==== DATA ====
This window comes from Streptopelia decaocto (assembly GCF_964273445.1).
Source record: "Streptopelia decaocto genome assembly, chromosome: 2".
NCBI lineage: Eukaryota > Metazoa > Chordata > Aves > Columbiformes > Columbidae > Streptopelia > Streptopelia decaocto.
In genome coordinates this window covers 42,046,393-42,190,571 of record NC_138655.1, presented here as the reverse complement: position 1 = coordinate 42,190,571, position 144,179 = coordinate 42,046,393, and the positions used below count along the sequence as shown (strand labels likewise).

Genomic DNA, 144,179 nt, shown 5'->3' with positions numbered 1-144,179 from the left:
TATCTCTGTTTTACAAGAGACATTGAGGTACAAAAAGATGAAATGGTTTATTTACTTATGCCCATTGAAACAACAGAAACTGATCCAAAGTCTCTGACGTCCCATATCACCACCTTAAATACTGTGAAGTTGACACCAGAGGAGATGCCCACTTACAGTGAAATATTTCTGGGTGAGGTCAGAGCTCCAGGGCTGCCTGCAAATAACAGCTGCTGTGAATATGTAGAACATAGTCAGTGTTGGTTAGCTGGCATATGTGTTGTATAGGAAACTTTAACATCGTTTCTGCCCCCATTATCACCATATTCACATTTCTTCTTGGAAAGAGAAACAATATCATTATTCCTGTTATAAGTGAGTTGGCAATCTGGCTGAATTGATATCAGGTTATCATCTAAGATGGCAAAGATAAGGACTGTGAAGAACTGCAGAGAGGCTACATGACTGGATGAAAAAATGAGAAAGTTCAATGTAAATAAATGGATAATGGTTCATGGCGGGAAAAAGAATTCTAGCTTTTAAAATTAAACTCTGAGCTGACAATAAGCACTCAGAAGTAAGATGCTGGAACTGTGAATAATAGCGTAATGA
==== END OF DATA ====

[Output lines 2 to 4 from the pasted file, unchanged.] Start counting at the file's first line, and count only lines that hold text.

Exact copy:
Source record: "Streptopelia decaocto genome assembly, chromosome: 2".
NCBI lineage: Eukaryota > Metazoa > Chordata > Aves > Columbiformes > Columbidae > Streptopelia > Streptopelia decaocto.
In genome coordinates this window covers 42,046,393-42,190,571 of record NC_138655.1, presented here as the reverse complement: position 1 = coordinate 42,190,571, position 144,179 = coordinate 42,046,393, and the positions used below count along the sequence as shown (strand labels likewise).